The current meme affecting (infecting?) politics is that it’s wrong to take money from one group—ie, taxpayers—and hand it over to another group—ie, the beneficiaries of various federal programs.

There’s an argument to be made about the validity and viability of public sector programming, but in many cases, a small investment can yield valuable dividends not measured solely by bottom line returns.

One such program is the USDA’ Rural Development’s Small, Socially Disadvantaged Producer Grant Program. (But couldn’t they come up with a catchier name? “Socially disadvantaged?” Really? Isn’t that the guy who hangs back at the club because he’s too awkward to ask any girls to dance?)

According to the official USDA line, the goal of the program is to assist smaller producers, farmers and agricultural co-ops in rural areas as a means to support economic growth.

Survivability is more like it.

“The funding represents USDA's continuing investment in providing small business owners with the assistance they need to improve their business operations, and serve their communities by creating economic opportunity for residents and training new generations of rural Americans to succeed in business,” USDA Secretary Tom Vilsack said in a statement.

For FY 2012, about $3 million in grants were authorized in the 2008 farm bill to ensure that rural communities have equal access to USDA programs and services. Funding for product improvements, business plan development or economic development activitiesis available to cooperatives where at least three-quarters of the board or members qualify as small, socially disadvantaged producers.

Seed money

If the funding were $3 billion, rather than a mere $3 million, this program would be ripe for criticism as a handout, a counterproductive re-distribution of wealth that ultimately hurts the overall economy. I don’t agree with that interpretation, but the dollar amount is so small that neither the politicians nor the punditry really care to attack it.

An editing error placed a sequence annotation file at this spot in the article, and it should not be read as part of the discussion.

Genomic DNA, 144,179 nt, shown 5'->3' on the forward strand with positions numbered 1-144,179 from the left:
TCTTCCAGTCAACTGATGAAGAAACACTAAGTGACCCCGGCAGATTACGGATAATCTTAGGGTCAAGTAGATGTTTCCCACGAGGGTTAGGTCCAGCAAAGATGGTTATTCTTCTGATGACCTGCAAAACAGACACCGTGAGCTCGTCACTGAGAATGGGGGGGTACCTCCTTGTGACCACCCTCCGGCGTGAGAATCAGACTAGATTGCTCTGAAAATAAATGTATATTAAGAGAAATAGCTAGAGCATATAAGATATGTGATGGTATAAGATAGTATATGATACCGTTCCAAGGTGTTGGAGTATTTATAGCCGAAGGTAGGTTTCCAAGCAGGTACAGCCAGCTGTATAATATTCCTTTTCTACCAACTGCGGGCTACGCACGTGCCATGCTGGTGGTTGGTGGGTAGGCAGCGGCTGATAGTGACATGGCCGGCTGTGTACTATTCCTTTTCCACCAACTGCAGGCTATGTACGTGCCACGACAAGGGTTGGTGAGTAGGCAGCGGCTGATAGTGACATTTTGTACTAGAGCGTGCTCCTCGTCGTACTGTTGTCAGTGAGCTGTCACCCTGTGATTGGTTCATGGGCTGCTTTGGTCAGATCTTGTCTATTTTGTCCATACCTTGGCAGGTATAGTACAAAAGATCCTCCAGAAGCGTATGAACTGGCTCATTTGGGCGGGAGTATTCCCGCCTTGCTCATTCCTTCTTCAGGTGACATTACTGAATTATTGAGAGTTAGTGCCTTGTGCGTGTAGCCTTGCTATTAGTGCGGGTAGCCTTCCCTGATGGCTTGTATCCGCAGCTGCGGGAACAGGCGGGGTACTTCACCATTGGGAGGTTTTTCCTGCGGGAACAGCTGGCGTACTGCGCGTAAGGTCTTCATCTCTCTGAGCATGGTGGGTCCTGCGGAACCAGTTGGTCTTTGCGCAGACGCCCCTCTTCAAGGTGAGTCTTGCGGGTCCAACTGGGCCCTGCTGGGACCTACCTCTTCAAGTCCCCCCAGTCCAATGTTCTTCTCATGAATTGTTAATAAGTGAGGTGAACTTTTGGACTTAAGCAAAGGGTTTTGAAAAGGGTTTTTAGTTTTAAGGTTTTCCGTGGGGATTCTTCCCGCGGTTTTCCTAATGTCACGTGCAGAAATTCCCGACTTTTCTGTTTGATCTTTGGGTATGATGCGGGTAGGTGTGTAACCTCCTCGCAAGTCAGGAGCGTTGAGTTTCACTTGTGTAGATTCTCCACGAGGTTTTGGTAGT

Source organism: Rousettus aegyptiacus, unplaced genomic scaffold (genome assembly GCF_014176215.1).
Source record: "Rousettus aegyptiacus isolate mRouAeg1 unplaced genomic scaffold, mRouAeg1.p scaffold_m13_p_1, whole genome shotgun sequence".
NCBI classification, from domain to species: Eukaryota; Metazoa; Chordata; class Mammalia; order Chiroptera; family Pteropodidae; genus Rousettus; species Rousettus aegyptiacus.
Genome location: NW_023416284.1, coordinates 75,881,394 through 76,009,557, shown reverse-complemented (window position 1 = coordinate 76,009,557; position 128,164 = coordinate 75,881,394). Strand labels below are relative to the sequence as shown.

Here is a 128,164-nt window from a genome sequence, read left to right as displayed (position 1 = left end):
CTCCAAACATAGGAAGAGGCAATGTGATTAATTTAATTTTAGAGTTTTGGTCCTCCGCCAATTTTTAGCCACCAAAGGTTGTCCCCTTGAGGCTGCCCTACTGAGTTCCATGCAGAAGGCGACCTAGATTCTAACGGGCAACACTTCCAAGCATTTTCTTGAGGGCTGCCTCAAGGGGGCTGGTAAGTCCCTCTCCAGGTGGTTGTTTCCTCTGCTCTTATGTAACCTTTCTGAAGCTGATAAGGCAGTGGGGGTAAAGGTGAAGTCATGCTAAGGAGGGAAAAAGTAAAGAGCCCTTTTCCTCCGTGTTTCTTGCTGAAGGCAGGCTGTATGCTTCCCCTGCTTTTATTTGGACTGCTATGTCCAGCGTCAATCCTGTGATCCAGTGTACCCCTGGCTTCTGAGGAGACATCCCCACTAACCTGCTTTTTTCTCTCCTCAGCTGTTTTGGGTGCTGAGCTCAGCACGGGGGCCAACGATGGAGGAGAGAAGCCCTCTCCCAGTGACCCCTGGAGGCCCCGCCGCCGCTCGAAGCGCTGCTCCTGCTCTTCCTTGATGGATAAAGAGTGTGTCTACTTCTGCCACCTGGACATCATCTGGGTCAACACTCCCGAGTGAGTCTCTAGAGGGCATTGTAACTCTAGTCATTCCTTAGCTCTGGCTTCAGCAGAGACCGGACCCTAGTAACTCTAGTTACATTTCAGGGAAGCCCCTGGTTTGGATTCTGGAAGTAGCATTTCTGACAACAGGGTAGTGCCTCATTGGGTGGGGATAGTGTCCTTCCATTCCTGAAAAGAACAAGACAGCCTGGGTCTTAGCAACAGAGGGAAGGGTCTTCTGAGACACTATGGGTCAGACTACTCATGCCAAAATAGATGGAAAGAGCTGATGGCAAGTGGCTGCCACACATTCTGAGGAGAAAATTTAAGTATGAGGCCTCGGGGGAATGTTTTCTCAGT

It should be ten times as big.

That’s because without some support, without some funding to “jump start” projects that focus on agricultural diversity, heirloom crops and heritage breeds, there is no way smaller producers and growers can stay competitive. Along with increasing per-acre efficiency driven by technology—which requires capital most smaller producers don’t have—many producers and farmers can’t compete, and without a viable farm sector in the local area, the infrastructure, such as seed, feed and implement dealers, that’s needed to stay viable disappears.

Across the country, family farms and ranches continue to vanish, their owners pushed to sell out or get out in the face of volatile pricing, marketplace access challenges and a lack of investment capital to fund new tools and technologies.

The result of that trend is declining populations in rural areas, which affects the towns and businesses dependent on it, along with a loss of farmland and livestock operations with the proximity to the urban areas essential to successful alternative agriculture.

Again, there’s a debate to be had on the definition of sustainability and how best to achieve it in the broader food production sector, but in terms of industry viability, environmental impact and consumer choice, agricultural diversity is all good.

Keeping thousands of small farmers and ranchers on the land and in production benefits us all, and given the size and scale of their collective operations, their growth and development—if it could somehow be magically ramped up—hardly represents a threat to Big Ag.

Look at the boutique beer category as an example. There are literally thousands of small brewers who have achieved remarkable success over the last couple decades, yet the major brand-name breweries haven’t disappeared. In fact, they’ve gotten larger and even more dominant in the major foodservice and institutional sectors.

Yet even if you’re not a fan of the phenomenon of the boutique beer boom, it’s tough to argue that having far greater diversity of ownership in the industry, numerous additional choices in the marketplace and new, robust local industries in hundreds of cities and towns nationwide is a bad thing.

Likewise, if it were possible to cultivate and support the entry of thousands of new producers and farmers into our food production sector, that would also be a positive development on several levels.

Of course, it won’t happen until someone invents a way to produce food products without the expensive real estate and major capital investment it takes to enter the business. Certainly, USDA’s pitiful Small, Socially Disadvantaged Producer Grant Program won’t turn the tide.

But at least it’s an attempt at keeping existing operators in place, and despite how critics try to demonize such tactics on the part of government, that’s a good thing. ÿ

› Applications for USDA’s Small, Socially Disadvantaged Producer Grantsmay be obtained at the Rural Development website Applications are due July 24, 2012.

The opinions expressed in this commentary are solely those of Dan Murphy, a veteran food-industry journalist and commentator.